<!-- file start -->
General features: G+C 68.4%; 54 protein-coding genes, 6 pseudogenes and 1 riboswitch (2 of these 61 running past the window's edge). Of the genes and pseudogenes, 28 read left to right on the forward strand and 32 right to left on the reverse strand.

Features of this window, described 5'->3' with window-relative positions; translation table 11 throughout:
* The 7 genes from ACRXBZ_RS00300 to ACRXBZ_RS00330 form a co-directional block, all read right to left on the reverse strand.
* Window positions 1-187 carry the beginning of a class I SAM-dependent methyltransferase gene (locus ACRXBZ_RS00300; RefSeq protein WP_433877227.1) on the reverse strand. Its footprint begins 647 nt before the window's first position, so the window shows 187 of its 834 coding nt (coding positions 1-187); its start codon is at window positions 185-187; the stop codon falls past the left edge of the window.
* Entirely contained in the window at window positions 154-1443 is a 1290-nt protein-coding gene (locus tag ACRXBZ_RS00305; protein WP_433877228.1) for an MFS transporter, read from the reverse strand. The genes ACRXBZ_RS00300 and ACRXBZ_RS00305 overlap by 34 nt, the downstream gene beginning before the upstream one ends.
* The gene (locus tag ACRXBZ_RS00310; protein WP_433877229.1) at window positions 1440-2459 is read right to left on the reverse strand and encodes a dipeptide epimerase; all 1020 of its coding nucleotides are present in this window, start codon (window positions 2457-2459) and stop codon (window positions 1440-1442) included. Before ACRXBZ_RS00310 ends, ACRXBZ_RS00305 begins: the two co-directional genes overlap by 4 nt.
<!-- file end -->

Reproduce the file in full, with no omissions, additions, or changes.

General features: G+C 68.4%; 54 protein-coding genes, 6 pseudogenes and 1 riboswitch (2 of these 61 running past the window's edge). Of the genes and pseudogenes, 28 read left to right on the forward strand and 32 right to left on the reverse strand.

Features of this window, described 5'->3' with window-relative positions; translation table 11 throughout:
* The 7 genes from ACRXBZ_RS00300 to ACRXBZ_RS00330 form a co-directional block, all read right to left on the reverse strand.
* Window positions 1-187 carry the beginning of a class I SAM-dependent methyltransferase gene (locus ACRXBZ_RS00300; RefSeq protein WP_433877227.1) on the reverse strand. Its footprint begins 647 nt before the window's first position, so the window shows 187 of its 834 coding nt (coding positions 1-187); its start codon is at window positions 185-187; the stop codon falls past the left edge of the window.
* Entirely contained in the window at window positions 154-1443 is a 1290-nt protein-coding gene (locus tag ACRXBZ_RS00305; protein WP_433877228.1) for an MFS transporter, read from the reverse strand. The genes ACRXBZ_RS00300 and ACRXBZ_RS00305 overlap by 34 nt, the downstream gene beginning before the upstream one ends.
* The gene (locus tag ACRXBZ_RS00310; protein WP_433877229.1) at window positions 1440-2459 is read right to left on the reverse strand and encodes a dipeptide epimerase; all 1020 of its coding nucleotides are present in this window, start codon (window positions 2457-2459) and stop codon (window positions 1440-1442) included. Before ACRXBZ_RS00310 ends, ACRXBZ_RS00305 begins: the two co-directional genes overlap by 4 nt.